Bovine Tuberculosis (Tb)

bovine tbWhat cattle and deer owners need to know about Tb

If you have deer or cattle on your lifestyle block you need to make sure you meet Animal Health Board (AHB) regulations - even if you only have one or two animals.

Bovine Tb is an infectious disease that infects mainly the throats and lungs of animals. It can be fatal and also poses a serious risk to New Zealand's meat and dairy trade.

In New Zealand the most common way Tb is spread amongst deer and cattle is through contact with infected wildlife such as possums and ferrets. It can also be spread when infected animals are moved into a healthy herd.

This article contains information on the Tb Programme and your responsibilities under it.

How cattle and deer are officially identified

Each animal over a month old must be identified with a herd number and an individual number (via ear tags), assigned by the Animal Health Board. This provides a start point for re-tracing the movement of any animals which are later found to be infected with Tb.

To register with the Tb Programme, call 0800 4 TB INFO (0800 4 824 636)

Ear tags

You can get these from rural supplies shops such as PGG Wrightsons and Farmlands. There are two schemes that provide ear tags - the Animal Health Board and the Livestock Improvement Corporation's MINDA programme. The choice is up to you.

To order AHB ear tags you need an AHB herd number.

  • Animal Health Board ear tags - call 0800 ID SCHEME
  • MINDA ear tags - call 0800 2 MINDA

Cattle and deer over one month of age must be identified with a bar-coded primary tag and a secondary ear tag unless they are going straight to slaughter, in which case they need just one tag - either a primary tag or a direct to slaughter tag. Animals are exempt from ear tags if they have been moved for grazing and are kept under your day-to-day management, and are not mixed with animals from other herds.

How Tb testing works

Once your herd is registered, a local Tb tester will be in contact to discuss your testing programme.  The frequency of testing varies depending on the Tb risk in your area.  If your animal shows a possible reaction to a Tb test, it will either be directed to slaughter or be eligible for re-testing depending on where you are.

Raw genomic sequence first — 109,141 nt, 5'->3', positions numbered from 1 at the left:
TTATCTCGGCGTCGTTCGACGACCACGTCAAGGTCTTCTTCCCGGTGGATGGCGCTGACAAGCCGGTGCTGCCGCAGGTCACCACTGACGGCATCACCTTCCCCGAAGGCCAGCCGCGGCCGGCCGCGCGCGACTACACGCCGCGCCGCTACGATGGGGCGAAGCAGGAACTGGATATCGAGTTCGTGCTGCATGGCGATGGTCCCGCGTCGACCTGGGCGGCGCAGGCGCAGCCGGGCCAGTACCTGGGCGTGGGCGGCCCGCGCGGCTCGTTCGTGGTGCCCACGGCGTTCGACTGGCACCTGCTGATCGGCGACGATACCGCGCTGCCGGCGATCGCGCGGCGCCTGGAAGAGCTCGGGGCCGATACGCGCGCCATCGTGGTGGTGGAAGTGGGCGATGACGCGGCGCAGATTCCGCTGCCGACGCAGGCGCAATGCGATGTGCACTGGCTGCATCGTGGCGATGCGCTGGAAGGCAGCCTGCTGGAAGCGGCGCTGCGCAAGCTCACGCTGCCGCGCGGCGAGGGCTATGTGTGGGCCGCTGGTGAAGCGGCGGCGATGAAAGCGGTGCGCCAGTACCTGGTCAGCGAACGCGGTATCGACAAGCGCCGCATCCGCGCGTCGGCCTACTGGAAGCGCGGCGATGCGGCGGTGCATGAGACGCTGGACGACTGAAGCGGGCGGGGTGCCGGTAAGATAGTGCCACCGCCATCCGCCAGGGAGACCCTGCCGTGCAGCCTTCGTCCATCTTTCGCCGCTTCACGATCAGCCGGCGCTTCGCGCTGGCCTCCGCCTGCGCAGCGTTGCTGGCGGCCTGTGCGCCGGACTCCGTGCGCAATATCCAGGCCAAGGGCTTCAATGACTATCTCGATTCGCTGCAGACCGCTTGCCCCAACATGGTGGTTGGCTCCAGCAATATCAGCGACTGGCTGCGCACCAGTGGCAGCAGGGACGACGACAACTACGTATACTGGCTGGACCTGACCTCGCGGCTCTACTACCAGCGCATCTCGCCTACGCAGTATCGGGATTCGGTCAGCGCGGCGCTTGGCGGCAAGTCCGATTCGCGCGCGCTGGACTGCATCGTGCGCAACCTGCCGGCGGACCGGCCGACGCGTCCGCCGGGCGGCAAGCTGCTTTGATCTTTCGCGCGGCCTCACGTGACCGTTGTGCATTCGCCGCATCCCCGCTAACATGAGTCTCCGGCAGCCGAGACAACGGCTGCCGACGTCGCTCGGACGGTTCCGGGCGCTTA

Tb herd status

All cattle and deer are given a Tb status showing their Tb history.  The main categories are Clear, Infected and Suspended.

The herd classification determines how frequently the herd is tested for Tb, as well as what restrictions are placed on its movements.

Movement Control Areas (MCAs)

These are areas where the movement of stock is restricted due to the greater than normal risk of Tb infection. Cattle and deer in a MVA need to be Tb tested within 60 days of moving to another property. If moving directly to slaughter they do not need a test.

Animals in Infected or Suspended herds must be tested prior to moving to another property whether or not they are in a MCA.

Animal Status Declaration forms

When deer and cattle are moved from their herd or to another location, an Animal Status Declaration (ASD) form must go with them. These forms provide a record of the animal's ownership and disease history. The forms are mandatory and required by law.

The form must be fully completed with the test results from your most recent Tb test allocation form. When you receive animals and are given their declaration forms you should retain them for at least six months.

To order an ASD form, or to confirm the accuracy of a Tb declaration, call the Animal Health Board on 0800 4 TB INFO (0800 4 824 636). You can also download the form here and print it yourself.

Buying in livestock

Never buy in cattle or deer without eartags and ASD forms. It is illegal.

More information

The animal health board website is a user-friendly place to find out more.

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